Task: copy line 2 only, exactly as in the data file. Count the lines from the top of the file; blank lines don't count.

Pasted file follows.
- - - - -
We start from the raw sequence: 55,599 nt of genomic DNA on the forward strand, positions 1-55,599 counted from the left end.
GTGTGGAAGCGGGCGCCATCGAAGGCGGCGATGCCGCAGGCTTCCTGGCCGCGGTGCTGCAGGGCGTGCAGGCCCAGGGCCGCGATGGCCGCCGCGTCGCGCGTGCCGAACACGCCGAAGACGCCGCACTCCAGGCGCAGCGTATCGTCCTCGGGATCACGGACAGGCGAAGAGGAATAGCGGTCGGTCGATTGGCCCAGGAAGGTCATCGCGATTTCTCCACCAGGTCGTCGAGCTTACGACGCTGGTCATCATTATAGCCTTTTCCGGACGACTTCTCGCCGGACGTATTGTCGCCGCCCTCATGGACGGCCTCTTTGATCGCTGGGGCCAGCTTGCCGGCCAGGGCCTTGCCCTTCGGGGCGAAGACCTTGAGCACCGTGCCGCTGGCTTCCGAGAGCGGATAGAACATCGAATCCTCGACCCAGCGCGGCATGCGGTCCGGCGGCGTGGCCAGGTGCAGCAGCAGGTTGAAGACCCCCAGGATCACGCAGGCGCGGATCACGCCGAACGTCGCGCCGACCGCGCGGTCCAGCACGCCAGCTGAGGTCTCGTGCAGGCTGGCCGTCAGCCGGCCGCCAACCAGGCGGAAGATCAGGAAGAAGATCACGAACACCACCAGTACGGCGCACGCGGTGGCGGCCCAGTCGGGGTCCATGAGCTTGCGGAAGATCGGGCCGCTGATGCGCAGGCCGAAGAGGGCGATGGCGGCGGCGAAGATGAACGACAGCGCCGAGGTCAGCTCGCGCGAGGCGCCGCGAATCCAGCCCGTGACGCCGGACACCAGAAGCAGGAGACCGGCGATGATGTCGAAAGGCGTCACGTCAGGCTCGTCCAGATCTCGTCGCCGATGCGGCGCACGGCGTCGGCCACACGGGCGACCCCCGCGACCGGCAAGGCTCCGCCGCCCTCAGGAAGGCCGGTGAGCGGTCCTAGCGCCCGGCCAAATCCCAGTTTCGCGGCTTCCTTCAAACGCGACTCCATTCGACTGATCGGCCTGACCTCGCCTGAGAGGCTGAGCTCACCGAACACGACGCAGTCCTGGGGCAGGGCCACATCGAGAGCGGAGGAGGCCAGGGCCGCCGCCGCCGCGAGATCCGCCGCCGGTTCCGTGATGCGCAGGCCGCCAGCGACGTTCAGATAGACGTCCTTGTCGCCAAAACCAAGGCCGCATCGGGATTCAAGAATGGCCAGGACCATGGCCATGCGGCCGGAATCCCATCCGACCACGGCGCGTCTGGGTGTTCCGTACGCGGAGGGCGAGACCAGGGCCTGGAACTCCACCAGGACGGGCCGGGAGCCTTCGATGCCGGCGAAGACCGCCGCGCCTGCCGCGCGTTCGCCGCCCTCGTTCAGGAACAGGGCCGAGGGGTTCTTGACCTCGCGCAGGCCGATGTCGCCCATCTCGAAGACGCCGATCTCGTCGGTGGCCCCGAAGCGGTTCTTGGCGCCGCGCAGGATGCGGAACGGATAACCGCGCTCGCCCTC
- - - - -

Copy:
GTGTGGAAGCGGGCGCCATCGAAGGCGGCGATGCCGCAGGCTTCCTGGCCGCGGTGCTGCAGGGCGTGCAGGCCCAGGGCCGCGATGGCCGCCGCGTCGCGCGTGCCGAACACGCCGAAGACGCCGCACTCCAGGCGCAGCGTATCGTCCTCGGGATCACGGACAGGCGAAGAGGAATAGCGGTCGGTCGATTGGCCCAGGAAGGTCATCGCGATTTCTCCACCAGGTCGTCGAGCTTACGACGCTGGTCATCATTATAGCCTTTTCCGGACGACTTCTCGCCGGACGTATTGTCGCCGCCCTCATGGACGGCCTCTTTGATCGCTGGGGCCAGCTTGCCGGCCAGGGCCTTGCCCTTCGGGGCGAAGACCTTGAGCACCGTGCCGCTGGCTTCCGAGAGCGGATAGAACATCGAATCCTCGACCCAGCGCGGCATGCGGTCCGGCGGCGTGGCCAGGTGCAGCAGCAGGTTGAAGACCCCCAGGATCACGCAGGCGCGGATCACGCCGAACGTCGCGCCGACCGCGCGGTCCAGCACGCCAGCTGAGGTCTCGTGCAGGCTGGCCGTCAGCCGGCCGCCAACCAGGCGGAAGATCAGGAAGAAGATCACGAACACCACCAGTACGGCGCACGCGGTGGCGGCCCAGTCGGGGTCCATGAGCTTGCGGAAGATCGGGCCGCTGATGCGCAGGCCGAAGAGGGCGATGGCGGCGGCGAAGATGAACGACAGCGCCGAGGTCAGCTCGCGCGAGGCGCCGCGAATCCAGCCCGTGACGCCGGACACCAGAAGCAGGAGACCGGCGATGATGTCGAAAGGCGTCACGTCAGGCTCGTCCAGATCTCGTCGCCGATGCGGCGCACGGCGTCGGCCACACGGGCGACCCCCGCGACCGGCAAGGCTCCGCCGCCCTCAGGAAGGCCGGTGAGCGGTCCTAGCGCCCGGCCAAATCCCAGTTTCGCGGCTTCCTTCAAACGCGACTCCATTCGACTGATCGGCCTGACCTCGCCTGAGAGGCTGAGCTCACCGAACACGACGCAGTCCTGGGGCAGGGCCACATCGAGAGCGGAGGAGGCCAGGGCCGCCGCCGCCGCGAGATCCGCCGCCGGTTCCGTGATGCGCAGGCCGCCAGCGACGTTCAGATAGACGTCCTTGTCGCCAAAACCAAGGCCGCATCGGGATTCAAGAATGGCCAGGACCATGGCCATGCGGCCGGAATCCCATCCGACCACGGCGCGTCTGGGTGTTCCGTACGCGGAGGGCGAGACCAGGGCCTGGAACTCCACCAGGACGGGCCGGGAGCCTTCGATGCCGGCGAAGACCGCCGCGCCTGCCGCGCGTTCGCCGCCCTCGTTCAGGAACAGGGCCGAGGGGTTCTTGACCTCGCGCAGGCCGATGTCGCCCATCTCGAAGACGCCGATCTCGTCGGTGGCCCCGAAGCGGTTCTTGGCGCCGCGCAGGATGCGGAACGGATAACCGCGCTCGCCCTC